Two human rights groups--Amnesty International and Americas Watch--issued scathing reports this month that accused Mexican police of committing torture and other abuses “with impunity.” In apparent response, the Mexican government announced the arrest last week of a police chief accused of being the mastermind of the 1990 murder of a human rights activist.

Salinas also sought to make overtures to Mexicans who live in the United States and to Chicanos.

“We want a closer relationship with (the Mexican-American) community because they have enormous pride . . . in their heritage. . . , “ Salinas said at The Times. “I believe that the (free-trade) agreement will mean an additional opportunity for the Mexican-American community to do business with Mexico.”


The potential political clout of Mexicans and Chicanos in the United States has been recognized in recent years by a growing number of Mexican politicians. Leaders of the ruling Institutional Revolutionary Party--as well as their political opponents--have been making campaign-style stops in Los Angeles in the last few years in search of financial and moral backing.

“It has dawned on Mexican politicians very recently that it is important to have . . . California’s very large Mexican population . . . on their side,” said Nora Lustig, visiting fellow at the Brookings Institution, “both for Mexican and U. S. policy purposes.”

But for all the talk about reaching out to Mexican residents of the United States and Chicanos, Salinas had little contact with anyone other than the elite. Except for the Los Angeles meeting at The Times, he was kept at considerable distance from the press, with aides supplying occasional, sketchy briefings on the substance of his conversations.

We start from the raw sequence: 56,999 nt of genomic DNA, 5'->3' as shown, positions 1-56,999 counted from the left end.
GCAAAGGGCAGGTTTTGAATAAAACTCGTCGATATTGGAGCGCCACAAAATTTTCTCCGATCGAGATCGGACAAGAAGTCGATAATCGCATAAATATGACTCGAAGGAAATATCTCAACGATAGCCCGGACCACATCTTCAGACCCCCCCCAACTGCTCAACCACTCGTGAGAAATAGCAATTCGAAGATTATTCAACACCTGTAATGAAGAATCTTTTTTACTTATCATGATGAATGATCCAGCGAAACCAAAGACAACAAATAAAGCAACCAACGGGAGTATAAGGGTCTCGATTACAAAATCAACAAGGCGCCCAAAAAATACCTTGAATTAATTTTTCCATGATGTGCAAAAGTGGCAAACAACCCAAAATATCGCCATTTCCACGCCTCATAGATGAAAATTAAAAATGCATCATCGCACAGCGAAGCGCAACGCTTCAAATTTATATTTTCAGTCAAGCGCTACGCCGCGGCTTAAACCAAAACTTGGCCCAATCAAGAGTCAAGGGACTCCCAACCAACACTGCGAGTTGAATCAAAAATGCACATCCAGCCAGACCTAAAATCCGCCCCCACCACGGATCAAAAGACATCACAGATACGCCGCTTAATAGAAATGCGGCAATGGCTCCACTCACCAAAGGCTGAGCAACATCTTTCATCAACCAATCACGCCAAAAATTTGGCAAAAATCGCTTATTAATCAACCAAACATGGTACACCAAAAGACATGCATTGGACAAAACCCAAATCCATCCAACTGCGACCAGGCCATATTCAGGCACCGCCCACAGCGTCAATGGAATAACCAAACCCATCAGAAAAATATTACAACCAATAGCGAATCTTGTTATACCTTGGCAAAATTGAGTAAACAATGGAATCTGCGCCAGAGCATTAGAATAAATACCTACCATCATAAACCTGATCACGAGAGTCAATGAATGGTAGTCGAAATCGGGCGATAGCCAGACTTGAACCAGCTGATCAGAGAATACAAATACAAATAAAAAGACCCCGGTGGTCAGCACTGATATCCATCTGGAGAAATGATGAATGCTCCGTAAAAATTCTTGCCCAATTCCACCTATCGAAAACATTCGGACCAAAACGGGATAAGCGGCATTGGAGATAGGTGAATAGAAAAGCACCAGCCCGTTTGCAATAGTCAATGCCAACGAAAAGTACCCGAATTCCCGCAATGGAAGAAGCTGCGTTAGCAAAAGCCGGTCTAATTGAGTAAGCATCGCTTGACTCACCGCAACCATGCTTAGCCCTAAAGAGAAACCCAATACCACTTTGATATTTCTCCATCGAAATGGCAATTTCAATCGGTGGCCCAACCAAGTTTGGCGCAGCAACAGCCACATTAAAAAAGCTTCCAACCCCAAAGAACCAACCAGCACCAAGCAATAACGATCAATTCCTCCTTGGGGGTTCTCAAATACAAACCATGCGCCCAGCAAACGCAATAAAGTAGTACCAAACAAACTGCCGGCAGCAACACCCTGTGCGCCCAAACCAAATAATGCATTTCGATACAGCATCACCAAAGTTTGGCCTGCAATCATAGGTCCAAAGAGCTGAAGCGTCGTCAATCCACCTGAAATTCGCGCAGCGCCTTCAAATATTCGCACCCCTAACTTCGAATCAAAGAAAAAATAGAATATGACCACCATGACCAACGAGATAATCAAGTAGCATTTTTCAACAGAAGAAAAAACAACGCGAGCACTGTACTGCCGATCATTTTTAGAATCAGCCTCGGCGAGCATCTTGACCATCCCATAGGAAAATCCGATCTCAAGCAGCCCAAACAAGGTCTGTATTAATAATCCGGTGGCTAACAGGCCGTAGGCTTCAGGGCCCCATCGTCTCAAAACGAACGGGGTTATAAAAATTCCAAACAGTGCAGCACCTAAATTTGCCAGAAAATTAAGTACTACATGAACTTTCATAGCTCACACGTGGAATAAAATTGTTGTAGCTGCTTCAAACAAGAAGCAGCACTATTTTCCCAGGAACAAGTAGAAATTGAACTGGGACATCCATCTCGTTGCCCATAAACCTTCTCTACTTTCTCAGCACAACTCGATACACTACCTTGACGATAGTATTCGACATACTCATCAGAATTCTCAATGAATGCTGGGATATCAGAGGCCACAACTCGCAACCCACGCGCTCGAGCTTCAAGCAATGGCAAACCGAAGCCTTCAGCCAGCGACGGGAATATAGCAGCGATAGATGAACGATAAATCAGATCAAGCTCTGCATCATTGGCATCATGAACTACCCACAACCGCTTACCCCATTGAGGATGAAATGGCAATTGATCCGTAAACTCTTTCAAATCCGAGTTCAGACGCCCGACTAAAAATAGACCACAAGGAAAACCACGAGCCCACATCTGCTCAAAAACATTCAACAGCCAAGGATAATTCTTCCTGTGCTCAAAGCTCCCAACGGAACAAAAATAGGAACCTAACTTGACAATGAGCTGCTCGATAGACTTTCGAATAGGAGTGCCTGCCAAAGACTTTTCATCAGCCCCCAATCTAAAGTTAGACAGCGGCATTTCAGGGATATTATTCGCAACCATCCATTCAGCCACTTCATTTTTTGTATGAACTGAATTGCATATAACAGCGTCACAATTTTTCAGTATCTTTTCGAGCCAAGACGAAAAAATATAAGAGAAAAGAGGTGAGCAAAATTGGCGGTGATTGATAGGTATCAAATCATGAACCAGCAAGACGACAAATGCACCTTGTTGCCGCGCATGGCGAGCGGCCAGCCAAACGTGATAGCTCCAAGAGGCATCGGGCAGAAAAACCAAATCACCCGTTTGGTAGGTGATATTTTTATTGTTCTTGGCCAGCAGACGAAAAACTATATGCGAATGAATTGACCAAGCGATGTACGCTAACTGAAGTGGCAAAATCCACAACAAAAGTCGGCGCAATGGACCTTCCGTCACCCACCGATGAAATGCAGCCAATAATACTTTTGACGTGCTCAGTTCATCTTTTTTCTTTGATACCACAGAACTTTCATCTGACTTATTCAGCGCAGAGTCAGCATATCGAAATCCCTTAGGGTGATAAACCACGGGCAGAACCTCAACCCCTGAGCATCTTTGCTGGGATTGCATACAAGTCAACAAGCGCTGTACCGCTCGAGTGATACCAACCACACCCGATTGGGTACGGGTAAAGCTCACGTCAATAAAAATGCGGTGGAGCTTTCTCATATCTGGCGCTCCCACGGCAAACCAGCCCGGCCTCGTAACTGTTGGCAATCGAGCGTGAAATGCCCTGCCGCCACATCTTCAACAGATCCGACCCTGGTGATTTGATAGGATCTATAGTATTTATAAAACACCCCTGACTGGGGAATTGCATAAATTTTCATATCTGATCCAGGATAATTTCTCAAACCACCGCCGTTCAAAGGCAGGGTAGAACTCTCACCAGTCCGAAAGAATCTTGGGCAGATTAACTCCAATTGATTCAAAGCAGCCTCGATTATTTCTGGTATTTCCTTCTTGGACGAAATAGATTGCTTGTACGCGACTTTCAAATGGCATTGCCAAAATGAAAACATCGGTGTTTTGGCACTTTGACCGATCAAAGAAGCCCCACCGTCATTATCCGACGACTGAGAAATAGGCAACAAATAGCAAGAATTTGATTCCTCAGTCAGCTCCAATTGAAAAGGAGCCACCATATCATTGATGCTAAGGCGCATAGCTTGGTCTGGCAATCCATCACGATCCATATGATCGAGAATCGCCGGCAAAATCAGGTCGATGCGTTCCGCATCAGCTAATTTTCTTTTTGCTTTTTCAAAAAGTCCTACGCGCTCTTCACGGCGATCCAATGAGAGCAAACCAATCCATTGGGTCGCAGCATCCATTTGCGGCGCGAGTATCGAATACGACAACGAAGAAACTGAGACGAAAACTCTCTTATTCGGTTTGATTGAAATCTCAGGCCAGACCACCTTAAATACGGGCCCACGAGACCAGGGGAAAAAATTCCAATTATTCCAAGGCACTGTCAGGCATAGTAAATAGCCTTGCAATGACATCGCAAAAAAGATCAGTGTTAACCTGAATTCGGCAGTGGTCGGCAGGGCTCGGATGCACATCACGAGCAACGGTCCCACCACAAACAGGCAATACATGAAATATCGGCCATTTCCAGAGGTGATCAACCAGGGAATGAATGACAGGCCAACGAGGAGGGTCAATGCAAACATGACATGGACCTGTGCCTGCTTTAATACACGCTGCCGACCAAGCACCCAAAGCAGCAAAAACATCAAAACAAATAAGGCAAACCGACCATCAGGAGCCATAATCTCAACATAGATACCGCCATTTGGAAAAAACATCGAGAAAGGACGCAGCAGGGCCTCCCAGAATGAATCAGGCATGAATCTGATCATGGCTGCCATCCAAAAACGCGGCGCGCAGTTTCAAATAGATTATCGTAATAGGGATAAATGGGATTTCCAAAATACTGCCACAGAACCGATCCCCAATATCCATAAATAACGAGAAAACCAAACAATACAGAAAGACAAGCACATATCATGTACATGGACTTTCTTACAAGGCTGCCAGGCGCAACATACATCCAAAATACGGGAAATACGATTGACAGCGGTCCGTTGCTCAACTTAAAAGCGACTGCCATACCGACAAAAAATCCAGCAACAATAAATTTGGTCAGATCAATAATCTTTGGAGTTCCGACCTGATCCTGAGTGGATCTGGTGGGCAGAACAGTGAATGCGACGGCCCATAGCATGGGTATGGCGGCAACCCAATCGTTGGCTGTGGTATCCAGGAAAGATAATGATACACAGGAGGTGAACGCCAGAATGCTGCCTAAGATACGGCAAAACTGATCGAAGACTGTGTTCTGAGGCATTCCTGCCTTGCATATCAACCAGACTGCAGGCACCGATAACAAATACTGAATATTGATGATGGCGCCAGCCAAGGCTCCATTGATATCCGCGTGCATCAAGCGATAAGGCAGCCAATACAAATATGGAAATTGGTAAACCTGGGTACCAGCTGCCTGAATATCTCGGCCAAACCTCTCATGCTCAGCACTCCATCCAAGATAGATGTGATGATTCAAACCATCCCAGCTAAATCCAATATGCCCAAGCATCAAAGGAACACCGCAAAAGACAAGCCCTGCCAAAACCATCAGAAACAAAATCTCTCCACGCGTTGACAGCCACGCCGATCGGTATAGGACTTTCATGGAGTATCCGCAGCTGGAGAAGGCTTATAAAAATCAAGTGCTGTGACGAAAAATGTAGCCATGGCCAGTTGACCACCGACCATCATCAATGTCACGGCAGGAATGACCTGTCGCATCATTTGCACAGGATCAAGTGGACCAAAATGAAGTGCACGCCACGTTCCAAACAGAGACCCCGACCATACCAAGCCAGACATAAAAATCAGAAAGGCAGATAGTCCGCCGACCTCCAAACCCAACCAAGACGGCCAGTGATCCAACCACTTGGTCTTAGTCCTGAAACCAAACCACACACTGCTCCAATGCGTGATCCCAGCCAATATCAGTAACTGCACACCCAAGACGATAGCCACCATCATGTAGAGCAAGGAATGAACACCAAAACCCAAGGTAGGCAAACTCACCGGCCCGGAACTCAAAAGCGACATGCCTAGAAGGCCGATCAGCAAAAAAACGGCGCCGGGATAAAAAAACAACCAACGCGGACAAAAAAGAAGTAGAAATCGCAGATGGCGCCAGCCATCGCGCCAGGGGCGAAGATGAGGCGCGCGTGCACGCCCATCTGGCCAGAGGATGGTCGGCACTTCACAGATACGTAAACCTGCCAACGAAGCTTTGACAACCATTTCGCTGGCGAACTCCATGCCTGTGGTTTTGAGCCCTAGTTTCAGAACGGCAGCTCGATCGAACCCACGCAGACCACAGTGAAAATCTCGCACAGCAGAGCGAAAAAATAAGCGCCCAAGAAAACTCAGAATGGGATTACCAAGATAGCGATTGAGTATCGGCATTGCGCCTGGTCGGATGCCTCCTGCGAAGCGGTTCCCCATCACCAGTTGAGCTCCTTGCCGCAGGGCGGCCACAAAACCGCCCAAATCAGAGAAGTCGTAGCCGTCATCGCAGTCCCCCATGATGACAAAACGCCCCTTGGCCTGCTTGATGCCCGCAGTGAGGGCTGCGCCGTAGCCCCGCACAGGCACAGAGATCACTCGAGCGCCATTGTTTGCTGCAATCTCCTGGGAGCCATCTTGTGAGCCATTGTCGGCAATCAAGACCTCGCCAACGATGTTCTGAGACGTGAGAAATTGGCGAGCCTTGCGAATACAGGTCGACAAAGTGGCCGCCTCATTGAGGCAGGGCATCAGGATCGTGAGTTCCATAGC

In Palo Alto on Sunday, he met with about 300 Mexican students and Stanford alumni, gathered in the ballroom of a Hyatt hotel. Two handpicked students offered speeches, and then Salinas spoke. No questions were allowed.

As Salinas delivered his comments, three members of the audience silently held up small signs that they had smuggled into the room: “ Alto a la represion “ (Stop the repression); “Clean elections in Mexico!” “Stop human rights abuses!”

If Salinas noticed the signs, he did not mention them.

“Since no actual dialogue was permitted, we had to do it this way,” one of the Mexican-born students, Claudia Sheinbaum, said in explaining her method of protest.

California is seen as crucial to the free-trade pact for several reasons. Two of the groups most strongly opposed to the agreement--environmentalists and farmers--are well-entrenched in the state. California’s large congressional delegation was almost evenly divided on the issue when a related vote came up in the House of Representatives earlier this year.


The Mexican government also appears concerned that the stubborn recession gripping the U. S. economy could jeopardize American acceptance of the free-trade agreement.

The issue was discussed during a 90-minute working session Sunday between Salinas and Canadian Prime Minister Brian Mulroney at Stanford’s Hoover House. Canada already has a free-trade agreement with the United States. Mulroney was in Palo Alto to attend Stanford’s centennial.